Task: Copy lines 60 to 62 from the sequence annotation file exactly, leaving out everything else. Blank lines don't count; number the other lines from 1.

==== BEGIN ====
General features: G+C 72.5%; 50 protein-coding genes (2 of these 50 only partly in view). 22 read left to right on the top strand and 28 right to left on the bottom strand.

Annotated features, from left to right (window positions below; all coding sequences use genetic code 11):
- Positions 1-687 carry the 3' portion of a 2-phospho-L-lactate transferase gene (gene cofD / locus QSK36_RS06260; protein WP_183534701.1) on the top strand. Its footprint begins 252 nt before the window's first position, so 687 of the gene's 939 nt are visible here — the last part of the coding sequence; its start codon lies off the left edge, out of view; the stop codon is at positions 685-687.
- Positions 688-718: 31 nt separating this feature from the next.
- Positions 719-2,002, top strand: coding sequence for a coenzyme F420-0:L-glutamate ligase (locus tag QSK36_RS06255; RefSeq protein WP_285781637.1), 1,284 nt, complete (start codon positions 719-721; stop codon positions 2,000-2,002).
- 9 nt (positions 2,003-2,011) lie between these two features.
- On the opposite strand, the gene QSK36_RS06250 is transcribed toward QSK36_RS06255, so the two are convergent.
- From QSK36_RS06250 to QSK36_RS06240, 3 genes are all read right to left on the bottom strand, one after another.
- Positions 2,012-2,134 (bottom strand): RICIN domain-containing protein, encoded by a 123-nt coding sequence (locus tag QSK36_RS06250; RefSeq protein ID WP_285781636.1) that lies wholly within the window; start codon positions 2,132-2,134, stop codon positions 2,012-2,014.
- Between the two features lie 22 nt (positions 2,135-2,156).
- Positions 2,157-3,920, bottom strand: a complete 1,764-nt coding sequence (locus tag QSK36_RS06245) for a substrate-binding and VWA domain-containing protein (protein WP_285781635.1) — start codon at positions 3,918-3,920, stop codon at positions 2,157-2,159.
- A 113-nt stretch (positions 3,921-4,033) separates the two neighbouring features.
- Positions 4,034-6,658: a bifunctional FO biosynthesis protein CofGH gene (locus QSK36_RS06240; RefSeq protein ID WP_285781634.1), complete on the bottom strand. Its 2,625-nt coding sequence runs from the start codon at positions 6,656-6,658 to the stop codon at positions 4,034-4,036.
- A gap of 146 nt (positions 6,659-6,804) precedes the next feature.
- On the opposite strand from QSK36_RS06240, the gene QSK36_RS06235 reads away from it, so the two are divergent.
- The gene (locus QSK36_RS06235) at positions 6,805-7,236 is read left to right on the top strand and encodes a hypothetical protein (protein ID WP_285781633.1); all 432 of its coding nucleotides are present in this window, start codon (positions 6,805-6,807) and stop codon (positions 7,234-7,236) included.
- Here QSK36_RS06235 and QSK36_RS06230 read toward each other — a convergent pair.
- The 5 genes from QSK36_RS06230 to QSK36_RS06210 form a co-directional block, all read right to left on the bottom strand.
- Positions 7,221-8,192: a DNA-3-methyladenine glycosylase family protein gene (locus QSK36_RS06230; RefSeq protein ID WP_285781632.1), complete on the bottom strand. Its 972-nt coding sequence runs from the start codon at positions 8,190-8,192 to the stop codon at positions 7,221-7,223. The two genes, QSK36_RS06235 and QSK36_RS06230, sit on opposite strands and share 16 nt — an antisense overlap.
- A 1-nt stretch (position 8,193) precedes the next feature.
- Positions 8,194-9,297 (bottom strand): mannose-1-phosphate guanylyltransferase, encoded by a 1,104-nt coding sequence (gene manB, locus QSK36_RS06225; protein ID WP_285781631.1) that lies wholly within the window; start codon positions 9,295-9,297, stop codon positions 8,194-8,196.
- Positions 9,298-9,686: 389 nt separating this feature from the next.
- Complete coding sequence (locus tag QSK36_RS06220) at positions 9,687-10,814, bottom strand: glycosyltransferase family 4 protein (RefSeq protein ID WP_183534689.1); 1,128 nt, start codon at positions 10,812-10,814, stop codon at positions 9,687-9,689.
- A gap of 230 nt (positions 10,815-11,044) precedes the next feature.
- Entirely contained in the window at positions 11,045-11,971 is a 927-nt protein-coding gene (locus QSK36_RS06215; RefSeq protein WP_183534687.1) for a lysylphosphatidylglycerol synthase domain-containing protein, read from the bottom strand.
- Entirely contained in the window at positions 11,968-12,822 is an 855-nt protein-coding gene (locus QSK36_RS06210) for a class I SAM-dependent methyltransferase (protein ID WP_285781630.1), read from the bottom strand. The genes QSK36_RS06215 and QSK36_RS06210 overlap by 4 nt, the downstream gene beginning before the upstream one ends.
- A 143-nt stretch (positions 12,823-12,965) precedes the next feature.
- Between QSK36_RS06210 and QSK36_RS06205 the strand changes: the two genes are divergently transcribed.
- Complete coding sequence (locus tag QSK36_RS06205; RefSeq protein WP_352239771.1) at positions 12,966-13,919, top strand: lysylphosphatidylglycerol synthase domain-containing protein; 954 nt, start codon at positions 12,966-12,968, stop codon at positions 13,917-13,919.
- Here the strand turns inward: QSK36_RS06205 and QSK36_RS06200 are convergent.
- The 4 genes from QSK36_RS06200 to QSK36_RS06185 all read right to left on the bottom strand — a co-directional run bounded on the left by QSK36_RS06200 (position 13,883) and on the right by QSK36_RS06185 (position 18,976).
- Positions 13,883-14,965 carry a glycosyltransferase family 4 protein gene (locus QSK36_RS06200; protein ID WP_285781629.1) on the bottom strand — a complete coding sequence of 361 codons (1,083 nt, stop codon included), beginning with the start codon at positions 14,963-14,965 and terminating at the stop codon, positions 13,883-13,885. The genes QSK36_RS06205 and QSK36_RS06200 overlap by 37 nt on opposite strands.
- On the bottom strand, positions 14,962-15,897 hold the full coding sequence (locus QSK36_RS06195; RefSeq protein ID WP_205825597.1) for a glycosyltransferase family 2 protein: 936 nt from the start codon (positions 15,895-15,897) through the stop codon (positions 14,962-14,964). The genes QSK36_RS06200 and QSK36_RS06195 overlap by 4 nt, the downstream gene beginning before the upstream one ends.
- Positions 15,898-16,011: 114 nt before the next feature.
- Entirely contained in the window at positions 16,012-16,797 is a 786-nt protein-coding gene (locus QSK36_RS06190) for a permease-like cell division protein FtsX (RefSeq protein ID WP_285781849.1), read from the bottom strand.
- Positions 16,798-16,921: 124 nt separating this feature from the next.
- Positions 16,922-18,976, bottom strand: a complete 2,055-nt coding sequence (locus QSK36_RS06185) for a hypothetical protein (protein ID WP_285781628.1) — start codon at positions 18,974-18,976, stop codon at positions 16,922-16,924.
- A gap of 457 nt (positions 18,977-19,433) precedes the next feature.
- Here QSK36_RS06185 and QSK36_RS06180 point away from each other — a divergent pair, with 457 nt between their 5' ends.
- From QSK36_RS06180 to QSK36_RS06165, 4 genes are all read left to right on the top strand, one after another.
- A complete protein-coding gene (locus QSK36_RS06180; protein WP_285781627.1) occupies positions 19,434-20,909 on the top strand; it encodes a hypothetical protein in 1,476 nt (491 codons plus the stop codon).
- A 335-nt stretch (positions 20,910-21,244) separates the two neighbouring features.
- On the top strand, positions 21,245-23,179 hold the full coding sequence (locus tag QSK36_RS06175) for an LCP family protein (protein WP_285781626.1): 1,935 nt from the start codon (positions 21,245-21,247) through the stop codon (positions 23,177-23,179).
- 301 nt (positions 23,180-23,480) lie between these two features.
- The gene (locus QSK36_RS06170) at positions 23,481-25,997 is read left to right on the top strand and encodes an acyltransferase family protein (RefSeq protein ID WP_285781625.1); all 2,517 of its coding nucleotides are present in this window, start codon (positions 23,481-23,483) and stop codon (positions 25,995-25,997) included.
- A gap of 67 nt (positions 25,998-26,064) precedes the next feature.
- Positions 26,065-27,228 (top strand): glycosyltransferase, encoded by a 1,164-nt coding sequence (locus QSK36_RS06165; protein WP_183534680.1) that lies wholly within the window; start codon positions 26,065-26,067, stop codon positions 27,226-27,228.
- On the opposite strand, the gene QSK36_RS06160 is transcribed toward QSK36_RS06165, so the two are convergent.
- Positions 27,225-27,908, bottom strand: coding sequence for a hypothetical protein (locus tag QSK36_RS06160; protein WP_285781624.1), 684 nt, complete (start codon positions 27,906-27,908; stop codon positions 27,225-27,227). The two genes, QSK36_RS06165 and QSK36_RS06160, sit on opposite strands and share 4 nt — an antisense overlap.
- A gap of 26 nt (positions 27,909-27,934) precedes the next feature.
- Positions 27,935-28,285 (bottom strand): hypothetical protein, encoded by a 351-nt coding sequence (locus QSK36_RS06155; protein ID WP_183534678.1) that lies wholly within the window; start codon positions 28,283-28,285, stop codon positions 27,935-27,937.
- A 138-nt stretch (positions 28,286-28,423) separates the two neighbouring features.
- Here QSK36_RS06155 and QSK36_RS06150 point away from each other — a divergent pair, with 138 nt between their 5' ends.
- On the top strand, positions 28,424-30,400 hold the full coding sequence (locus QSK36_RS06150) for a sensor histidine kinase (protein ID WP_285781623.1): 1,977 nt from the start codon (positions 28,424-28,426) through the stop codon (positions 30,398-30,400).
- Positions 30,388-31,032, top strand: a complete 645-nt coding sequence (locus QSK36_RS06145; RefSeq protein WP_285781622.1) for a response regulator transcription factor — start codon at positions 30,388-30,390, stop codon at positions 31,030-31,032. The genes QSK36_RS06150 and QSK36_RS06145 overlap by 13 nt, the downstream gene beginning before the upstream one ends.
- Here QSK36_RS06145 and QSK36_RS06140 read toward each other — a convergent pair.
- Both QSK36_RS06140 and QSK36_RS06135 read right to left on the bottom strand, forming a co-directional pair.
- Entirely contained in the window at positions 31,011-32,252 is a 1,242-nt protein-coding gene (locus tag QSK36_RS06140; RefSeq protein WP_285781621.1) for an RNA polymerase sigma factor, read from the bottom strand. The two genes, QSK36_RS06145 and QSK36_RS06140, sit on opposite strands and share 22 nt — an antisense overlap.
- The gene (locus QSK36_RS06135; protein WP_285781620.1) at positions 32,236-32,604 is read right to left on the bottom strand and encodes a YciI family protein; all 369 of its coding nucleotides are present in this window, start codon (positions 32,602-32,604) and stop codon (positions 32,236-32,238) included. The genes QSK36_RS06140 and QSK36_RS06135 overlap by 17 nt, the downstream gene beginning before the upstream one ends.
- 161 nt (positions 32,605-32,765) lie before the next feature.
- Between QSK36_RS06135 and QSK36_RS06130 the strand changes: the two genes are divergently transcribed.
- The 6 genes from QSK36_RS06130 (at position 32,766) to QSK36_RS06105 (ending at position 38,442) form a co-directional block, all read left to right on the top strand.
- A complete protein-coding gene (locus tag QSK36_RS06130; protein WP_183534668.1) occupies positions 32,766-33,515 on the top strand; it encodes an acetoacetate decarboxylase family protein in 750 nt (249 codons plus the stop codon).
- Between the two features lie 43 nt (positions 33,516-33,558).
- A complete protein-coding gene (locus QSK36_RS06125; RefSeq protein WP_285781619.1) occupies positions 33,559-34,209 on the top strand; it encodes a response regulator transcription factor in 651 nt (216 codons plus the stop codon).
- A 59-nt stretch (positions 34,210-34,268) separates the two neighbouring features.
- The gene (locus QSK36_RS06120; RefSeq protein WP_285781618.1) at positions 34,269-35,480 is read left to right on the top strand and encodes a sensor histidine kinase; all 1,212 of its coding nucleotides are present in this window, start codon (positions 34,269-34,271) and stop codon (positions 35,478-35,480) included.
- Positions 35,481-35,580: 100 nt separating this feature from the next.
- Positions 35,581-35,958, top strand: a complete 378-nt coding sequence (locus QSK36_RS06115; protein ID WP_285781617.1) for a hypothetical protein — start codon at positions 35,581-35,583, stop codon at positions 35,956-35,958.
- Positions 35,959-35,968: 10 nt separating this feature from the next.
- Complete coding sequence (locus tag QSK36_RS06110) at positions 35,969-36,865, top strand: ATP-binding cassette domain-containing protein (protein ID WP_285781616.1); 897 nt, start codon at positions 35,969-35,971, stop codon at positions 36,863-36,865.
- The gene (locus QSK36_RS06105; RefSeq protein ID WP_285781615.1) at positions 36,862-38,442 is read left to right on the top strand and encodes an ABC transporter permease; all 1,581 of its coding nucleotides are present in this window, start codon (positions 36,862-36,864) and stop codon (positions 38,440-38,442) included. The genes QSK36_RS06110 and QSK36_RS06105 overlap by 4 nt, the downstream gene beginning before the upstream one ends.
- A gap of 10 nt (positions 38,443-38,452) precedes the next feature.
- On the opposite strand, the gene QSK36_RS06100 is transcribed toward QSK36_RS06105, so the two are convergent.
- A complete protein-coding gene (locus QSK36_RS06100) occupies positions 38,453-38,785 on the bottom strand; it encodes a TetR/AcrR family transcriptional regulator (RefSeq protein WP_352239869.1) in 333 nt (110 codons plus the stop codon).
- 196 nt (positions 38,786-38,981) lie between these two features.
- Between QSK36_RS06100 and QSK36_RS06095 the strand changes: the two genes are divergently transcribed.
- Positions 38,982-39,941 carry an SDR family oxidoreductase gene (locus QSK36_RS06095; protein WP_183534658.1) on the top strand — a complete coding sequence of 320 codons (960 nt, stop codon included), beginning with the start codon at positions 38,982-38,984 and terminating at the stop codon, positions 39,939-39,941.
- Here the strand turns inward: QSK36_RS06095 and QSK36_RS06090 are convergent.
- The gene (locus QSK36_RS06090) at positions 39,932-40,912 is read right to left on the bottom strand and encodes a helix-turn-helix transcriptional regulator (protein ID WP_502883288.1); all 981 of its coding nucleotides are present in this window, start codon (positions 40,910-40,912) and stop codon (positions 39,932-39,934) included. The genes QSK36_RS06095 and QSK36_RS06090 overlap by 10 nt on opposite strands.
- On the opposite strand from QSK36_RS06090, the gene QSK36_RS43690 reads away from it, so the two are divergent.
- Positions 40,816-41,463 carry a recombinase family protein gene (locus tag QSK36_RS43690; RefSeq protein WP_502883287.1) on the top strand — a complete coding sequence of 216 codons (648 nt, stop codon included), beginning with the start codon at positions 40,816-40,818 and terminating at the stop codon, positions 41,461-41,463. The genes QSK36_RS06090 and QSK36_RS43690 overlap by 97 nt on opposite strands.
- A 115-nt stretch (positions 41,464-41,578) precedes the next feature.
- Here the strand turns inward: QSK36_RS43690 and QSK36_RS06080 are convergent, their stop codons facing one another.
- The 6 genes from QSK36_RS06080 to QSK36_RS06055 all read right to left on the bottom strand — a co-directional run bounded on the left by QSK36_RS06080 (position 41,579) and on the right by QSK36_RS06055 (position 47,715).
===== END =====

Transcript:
- 161 nt (positions 32,605-32,765) lie before the next feature.
- Between QSK36_RS06135 and QSK36_RS06130 the strand changes: the two genes are divergently transcribed.
- The 6 genes from QSK36_RS06130 (at position 32,766) to QSK36_RS06105 (ending at position 38,442) form a co-directional block, all read left to right on the top strand.